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John Watson smiled at something one of his adventure buddies had just said as the three men trudged their way through the scrub of Australia's Blue Mountains. They'd been up since six o'clock that morning, hiking out to a set of caves before exploring them. Dried mud and dirt was caked on his clothes, and his arm and leg muscles were pulsing with that satisfying pain that came after a good workout. They'd abseiled within the caves as well as doing a bit of climbing and he couldn't remember a more enjoyable day.
'Don't you think, John?' Stephen Brooks asked, and John lifted his head to look at his work colleague. John had only been working at Katoomba Hospital for the past six months and these weekend hikes had become something of a regular occurrence. He frowned for a moment, wondering if he wasn't becoming too attached, not only to the area but to the people he was working with.
Keep your distance. That had been his mantra for the past three years.
'Sorry. I missed what you said.' John stopped walking and hitched up the large coil of rope presently slung over his shoulder. 'Would you look at that view?'
The other two men stopped and nodded. The sun was starting to dip lower in the sky, the reds, pinks and oranges of the approaching sunset starting to seep through the blue. The gum-leaf green of the treetops spread before them, mixed with several shades of brown and yellow rock from the mountains added to the rich palette of colours. If any sight could be completely different from the views he'd grown up with as a boy in England, this was it.
'That's why you should accept the permanent job offer at the hospital,' Stephen added, shifting the equipment he carried to his opposite hand, the medical kit still firmly strapped to his back in a secure pack. 'You can rock-climb and cave and abseil to your heart's content.'
'It's a good perk,' Oliver, Stephen's brother-in-law, added. 'Good hospital, awesome people ' Oliver preened with a wide grin. 'Terrific adventures to be had and you're only two hours from Sydney for when you need a night on the town.'
'We'll even upgrade the tea-making facilities at the hospital. Get you your own pot and bonechina cup and saucer to appeal to your strong British sensibilities.'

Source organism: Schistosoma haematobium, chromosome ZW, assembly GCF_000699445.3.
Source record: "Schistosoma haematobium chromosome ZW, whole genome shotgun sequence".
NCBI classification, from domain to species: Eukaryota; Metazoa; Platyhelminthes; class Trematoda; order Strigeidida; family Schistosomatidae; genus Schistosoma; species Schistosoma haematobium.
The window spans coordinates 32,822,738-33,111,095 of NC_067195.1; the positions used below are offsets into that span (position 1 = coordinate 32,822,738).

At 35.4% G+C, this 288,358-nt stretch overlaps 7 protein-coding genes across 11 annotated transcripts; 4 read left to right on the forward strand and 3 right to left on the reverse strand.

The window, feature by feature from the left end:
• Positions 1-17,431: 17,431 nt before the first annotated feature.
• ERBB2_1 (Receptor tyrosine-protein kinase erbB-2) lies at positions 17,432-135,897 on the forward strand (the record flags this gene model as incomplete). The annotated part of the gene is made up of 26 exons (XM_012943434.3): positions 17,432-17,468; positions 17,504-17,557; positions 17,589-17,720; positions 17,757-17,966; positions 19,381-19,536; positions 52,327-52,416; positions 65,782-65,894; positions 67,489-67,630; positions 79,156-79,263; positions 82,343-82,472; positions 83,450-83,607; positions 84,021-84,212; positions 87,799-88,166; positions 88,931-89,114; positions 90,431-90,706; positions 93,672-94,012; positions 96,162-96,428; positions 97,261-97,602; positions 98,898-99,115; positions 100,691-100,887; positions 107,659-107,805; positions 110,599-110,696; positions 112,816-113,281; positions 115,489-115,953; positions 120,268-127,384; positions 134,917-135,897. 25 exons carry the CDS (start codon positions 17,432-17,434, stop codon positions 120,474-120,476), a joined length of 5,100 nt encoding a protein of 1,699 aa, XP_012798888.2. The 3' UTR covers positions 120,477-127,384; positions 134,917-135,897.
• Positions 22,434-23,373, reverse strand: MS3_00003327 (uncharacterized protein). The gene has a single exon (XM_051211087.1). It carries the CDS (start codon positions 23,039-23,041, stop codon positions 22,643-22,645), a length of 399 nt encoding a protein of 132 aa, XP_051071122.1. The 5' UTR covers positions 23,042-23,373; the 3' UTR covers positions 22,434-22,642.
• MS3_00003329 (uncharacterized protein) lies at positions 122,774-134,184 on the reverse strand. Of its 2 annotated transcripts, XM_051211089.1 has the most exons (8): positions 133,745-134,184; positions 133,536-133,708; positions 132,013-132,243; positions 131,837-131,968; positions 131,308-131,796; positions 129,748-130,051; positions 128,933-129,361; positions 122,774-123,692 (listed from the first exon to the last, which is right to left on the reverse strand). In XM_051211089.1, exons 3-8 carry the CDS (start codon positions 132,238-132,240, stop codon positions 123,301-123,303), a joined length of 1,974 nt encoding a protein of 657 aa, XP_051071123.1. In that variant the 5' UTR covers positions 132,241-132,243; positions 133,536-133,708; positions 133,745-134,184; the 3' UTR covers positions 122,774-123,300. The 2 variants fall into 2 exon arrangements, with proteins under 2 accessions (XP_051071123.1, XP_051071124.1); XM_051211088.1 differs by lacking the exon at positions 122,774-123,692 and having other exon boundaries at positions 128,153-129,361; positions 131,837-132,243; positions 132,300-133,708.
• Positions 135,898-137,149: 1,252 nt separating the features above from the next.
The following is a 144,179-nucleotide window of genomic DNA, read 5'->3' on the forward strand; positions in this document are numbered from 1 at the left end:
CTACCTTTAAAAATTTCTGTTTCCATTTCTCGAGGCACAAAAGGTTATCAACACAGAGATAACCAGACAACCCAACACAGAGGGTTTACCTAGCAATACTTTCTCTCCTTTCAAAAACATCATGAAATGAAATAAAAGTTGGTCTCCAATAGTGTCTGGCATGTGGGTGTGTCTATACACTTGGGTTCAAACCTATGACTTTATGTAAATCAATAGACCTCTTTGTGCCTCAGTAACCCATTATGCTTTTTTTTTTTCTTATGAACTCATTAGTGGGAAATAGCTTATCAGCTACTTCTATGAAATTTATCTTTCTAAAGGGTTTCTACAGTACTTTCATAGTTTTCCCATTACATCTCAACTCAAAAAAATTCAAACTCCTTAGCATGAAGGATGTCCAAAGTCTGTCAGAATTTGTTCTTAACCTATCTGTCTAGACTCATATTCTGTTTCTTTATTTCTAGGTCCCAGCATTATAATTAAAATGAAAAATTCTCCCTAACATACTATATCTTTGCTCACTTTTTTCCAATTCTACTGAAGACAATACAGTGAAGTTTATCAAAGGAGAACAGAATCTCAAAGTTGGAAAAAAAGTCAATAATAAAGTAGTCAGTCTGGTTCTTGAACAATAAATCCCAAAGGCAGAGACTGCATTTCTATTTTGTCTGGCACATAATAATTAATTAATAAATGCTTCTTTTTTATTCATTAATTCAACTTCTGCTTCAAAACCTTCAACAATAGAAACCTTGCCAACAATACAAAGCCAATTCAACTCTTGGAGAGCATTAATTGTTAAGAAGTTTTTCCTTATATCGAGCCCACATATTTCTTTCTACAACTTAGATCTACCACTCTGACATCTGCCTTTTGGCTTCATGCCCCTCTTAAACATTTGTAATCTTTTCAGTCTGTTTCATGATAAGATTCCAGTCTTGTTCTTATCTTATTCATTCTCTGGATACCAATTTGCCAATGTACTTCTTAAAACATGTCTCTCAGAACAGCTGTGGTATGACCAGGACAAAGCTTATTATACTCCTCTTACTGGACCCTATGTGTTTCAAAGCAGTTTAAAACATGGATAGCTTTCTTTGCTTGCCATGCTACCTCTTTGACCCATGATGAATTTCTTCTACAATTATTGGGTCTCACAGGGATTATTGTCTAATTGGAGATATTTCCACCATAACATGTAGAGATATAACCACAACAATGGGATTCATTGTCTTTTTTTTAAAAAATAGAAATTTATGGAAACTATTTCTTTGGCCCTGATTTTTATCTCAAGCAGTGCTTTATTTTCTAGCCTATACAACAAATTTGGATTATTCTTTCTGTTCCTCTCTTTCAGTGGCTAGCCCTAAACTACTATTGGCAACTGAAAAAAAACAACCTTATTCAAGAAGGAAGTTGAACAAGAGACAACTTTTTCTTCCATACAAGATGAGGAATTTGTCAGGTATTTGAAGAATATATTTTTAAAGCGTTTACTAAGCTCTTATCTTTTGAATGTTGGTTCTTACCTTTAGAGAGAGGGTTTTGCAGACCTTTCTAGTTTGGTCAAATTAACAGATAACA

'Now you're really sweetening the deal.' John laughed. It wasn't the first time Oliver and Stephen had tried to get him to accept the position of permanent orthopaedic surgeon at Katoomba Hospital but this time, after such a great day and now admiring the beauty surrounding him, he had to admit to being more tempted than before.
Their present serenity didn't last long, all three men snapping to attention when the sound of screeching tyres filled the air as a car, somewhere on the winding roads nearby, was clearly having difficulty staying on the road. The world seemed to stop spinning as the three of them held their breath, waiting, hoping against hope that the sickening crunch of crumpled automotive metal wouldn't be the next sound they heard. Their hope was unfounded and the horrific sound echoed off the mountains, magnifying its horror.
'Over there.' Oliver pointed in the direction of the road.
'Are you sure?' Stephen asked, but Oliver was already making a hasty new track through the scrub. John followed close behind, wondering just how long it would take the three of them to reach the accident site. As they hurried along, heading quickly down the small mountain they'd hiked up, conscious of their footing, a thousand different scenarios passed through his mind, effectively transferring his thoughts from the enjoyable day of adventure to the scenarios he knew went hand in hand with a motor vehicle accident.
All too soon they emerged from the scrub onto the road, not too far from where the sickening smell of burnt rubber, oil and the faint hint of petrol flooded the freshness of the surrounding forest. They sprinted down the bitumen towards a sedan that had careened off the road, bursting through the metal road barrier and meeting its end at the trunk of a thick and sturdy eucalyptus tree. They left their equipment off to the side but Stephen brought the medical bag with him.
Stephen already had his cellphone out, pleased there was reception in this section of the mountains, and was calling for an ambulance and emergency crews. Oliver and Stephen headed for the driver's side so John rounded the car to check the passenger side, astonished to find the door flung wide open. He quickly scanned the area, looking at the leaf-covered ground to see if he could identify a trail where the passenger may have gone. Yes.
'We've got a passenger who's managed to get out,' he told his colleagues.